Pedophobia – the excessive fear of children – is a staple within the horror genre, unsettling and interrogating our primal instinct towards nurturing the young. There’s the sadistic son in Lionel Shriver’s We Need to Talk about Kevin, the adolescent cult in Stephen King’s Children of the Corn, or the tribal warfare of stranded schoolboys in William Golding’s seminal Lord of the Flies. Central to these stories is that they seldom concern childhood at all. Instead, fear runs amuck when children attempt to emulate the adult world, their juvenile minds holding up a warped mirror to our most depraved behaviour. They are the corruption that comes with adulthood, a site of unconditional love turned evil.
And so it is with A Luminous Republic, the twelfth novel from award-winning Spanish writer Andrés Barba. In this darkly compelling work, translated by Lisa Dillman, an unnamed civil servant arrives in the parochial Spanish town of San Cristóbal to take up post in the Department of Social Affairs. As he integrates into the local community, a strange group of children arrive in town – all of whom are dirty, speak a mysterious language, and appear to be homeless. No one knows where they came from and few pay them any attention – until they begin to intimidate and inflict criminal acts on the townspeople. Soon the child gang, nicknamed ‘the thirty-two’, propel this quiet Spanish backwater into chaos and the adults take drastic action, forcing these children to suffer grown-up punishments for their deeds.
The central events of this brief novella are recalled in retrospect by the narrator, allowing him to cite from an assortment of newspaper articles, documentaries and books on the subject, and at times giving him the air of a sociology professor in his detached descriptions of horrific events. There’s a numbness to the prose that bears the hallmarks of someone sifting through the archives of the past rather than existing in their immediate reality, a passive observer who digresses from his bleak tale with intellectualised ruminations on his subject’s psychological motivations. At times these digressions reveal universal truths, and at others they slow the plot to a halt or replace ambiguity with on-the-nose social commentary, as in this passage:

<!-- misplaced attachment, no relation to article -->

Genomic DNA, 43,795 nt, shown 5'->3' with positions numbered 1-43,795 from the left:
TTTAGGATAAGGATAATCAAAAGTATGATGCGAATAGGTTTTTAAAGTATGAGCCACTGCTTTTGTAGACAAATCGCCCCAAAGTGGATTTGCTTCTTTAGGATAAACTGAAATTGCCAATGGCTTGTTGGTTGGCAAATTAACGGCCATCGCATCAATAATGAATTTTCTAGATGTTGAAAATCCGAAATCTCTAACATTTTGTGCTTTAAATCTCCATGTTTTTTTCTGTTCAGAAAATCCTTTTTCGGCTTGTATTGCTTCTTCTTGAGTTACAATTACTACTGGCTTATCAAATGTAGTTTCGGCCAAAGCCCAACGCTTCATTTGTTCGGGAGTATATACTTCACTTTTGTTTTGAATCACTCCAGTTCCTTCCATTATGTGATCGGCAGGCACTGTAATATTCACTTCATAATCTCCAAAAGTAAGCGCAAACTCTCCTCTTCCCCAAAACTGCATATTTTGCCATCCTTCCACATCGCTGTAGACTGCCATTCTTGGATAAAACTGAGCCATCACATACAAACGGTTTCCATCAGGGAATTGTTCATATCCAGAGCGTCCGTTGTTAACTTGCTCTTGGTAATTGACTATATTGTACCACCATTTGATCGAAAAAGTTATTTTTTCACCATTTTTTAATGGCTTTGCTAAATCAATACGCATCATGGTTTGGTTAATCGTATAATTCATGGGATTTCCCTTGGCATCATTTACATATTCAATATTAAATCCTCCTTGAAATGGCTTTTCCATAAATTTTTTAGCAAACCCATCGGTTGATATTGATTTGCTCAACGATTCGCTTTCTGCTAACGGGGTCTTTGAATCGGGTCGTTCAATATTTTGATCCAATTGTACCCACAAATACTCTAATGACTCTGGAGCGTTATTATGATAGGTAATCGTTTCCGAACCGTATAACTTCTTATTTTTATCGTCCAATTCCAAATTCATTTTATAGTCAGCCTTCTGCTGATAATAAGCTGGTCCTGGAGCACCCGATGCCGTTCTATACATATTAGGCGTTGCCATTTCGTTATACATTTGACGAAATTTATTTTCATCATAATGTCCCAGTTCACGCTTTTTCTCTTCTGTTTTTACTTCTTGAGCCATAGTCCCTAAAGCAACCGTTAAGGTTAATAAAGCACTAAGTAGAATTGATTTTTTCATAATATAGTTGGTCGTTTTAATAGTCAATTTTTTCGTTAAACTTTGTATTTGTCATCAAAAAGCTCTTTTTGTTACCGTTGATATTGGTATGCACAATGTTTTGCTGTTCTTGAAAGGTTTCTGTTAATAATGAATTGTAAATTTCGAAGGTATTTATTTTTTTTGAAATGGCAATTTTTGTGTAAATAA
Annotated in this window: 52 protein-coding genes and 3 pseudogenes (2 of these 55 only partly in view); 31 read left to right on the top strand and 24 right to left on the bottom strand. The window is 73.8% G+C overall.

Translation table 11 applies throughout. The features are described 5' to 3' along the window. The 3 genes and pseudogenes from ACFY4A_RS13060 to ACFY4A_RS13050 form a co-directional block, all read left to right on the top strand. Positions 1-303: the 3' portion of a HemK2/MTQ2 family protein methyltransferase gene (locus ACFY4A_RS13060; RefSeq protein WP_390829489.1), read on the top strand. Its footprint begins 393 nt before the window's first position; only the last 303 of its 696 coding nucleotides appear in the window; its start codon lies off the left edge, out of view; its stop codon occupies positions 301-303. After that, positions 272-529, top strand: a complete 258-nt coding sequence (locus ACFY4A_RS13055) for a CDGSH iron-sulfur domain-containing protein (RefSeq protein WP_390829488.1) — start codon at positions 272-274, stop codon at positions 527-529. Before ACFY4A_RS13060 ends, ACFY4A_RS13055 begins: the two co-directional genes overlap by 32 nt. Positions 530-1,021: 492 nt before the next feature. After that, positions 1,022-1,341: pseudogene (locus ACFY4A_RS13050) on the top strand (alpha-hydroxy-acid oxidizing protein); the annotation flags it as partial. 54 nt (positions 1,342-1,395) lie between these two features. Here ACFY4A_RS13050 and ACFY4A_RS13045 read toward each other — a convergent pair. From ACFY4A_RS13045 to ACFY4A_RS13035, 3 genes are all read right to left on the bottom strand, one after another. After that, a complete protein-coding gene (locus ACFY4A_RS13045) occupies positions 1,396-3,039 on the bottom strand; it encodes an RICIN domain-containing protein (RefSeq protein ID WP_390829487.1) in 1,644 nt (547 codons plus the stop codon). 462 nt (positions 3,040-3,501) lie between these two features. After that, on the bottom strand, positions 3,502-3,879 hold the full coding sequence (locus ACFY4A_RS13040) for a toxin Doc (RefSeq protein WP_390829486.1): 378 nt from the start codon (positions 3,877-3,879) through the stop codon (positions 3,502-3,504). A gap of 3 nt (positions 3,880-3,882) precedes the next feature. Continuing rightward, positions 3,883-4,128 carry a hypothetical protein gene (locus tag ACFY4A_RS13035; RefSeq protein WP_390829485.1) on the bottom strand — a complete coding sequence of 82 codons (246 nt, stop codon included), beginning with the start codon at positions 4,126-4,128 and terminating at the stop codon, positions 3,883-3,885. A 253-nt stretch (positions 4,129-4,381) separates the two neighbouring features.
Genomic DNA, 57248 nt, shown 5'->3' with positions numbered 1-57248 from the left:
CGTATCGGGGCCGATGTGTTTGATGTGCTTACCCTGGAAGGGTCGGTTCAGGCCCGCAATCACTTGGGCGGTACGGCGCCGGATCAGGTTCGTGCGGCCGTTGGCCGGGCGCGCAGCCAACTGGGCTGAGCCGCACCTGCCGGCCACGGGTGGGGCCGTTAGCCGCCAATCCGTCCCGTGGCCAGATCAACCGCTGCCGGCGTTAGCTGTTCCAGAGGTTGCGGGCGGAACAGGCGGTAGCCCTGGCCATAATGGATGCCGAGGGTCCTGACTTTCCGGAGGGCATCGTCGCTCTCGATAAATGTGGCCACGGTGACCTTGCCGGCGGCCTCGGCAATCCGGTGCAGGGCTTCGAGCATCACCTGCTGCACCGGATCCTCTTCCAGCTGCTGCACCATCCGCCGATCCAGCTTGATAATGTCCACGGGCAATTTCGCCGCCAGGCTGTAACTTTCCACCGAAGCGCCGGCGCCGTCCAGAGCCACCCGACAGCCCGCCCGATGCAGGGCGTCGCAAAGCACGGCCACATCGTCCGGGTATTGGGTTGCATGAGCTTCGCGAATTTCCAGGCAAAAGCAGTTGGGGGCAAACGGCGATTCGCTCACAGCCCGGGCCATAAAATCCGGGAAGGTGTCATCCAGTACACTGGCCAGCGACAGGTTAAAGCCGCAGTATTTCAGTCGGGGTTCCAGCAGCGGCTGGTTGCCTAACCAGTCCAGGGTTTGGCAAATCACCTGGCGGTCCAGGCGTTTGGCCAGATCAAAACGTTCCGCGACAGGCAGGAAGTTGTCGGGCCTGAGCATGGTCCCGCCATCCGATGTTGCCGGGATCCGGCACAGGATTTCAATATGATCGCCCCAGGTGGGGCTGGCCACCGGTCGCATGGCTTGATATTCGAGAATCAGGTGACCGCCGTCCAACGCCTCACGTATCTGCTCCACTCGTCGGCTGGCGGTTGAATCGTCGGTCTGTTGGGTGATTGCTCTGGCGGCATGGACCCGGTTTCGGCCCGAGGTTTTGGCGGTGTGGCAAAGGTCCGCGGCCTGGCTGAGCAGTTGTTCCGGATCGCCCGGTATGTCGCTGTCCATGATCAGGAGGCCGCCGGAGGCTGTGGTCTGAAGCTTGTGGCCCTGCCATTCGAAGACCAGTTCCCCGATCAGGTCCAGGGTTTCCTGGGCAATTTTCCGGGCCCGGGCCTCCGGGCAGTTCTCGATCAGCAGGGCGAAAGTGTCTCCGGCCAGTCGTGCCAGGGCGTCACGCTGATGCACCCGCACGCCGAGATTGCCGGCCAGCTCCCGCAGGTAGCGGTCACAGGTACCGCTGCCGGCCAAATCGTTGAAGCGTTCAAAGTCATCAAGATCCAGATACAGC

The world of childhood was crushing us with its preconceived notions, which is why a large part of the irritation people felt for the thirty-two had less to do with whether it was natural for children to have perpetrated an act of violence than it did with the rage triggered by the fact that those very children had not confirmed their sugar-coated stereotypes of childhood.
Such control and intellectual distance regularly allows Barba to craft short sentences in the manner of Kurt Vonnegut, paring down complex notions of family and community into sharp and perceptive prose. As a graduate of philosophy, Barba leaves no stone unturned in the quest to fathom the psyche of his creations, a trait which exhibits a perceptiveness towards the human condition yet makes his characters feel like examples of a psychological type rather than fully fleshed out human beings. And yet the quality of the narrative’s structure allows Barba to turn these potential weaknesses into strengths. That detachment remains when the true horror of the tale is revealed, but illustrates a central character whose compulsion towards intellectualising his actions creates a buffer from their horrible reality.
While a novel of ideas like A Luminous Republic makes it almost inevitably diffuse, this lurid combination of horror and philosophy adds layers of complexity to the pedophobia sub-genre, steering the proverb ‘it takes a village to raise a child’ down a distressing and morally fraught path.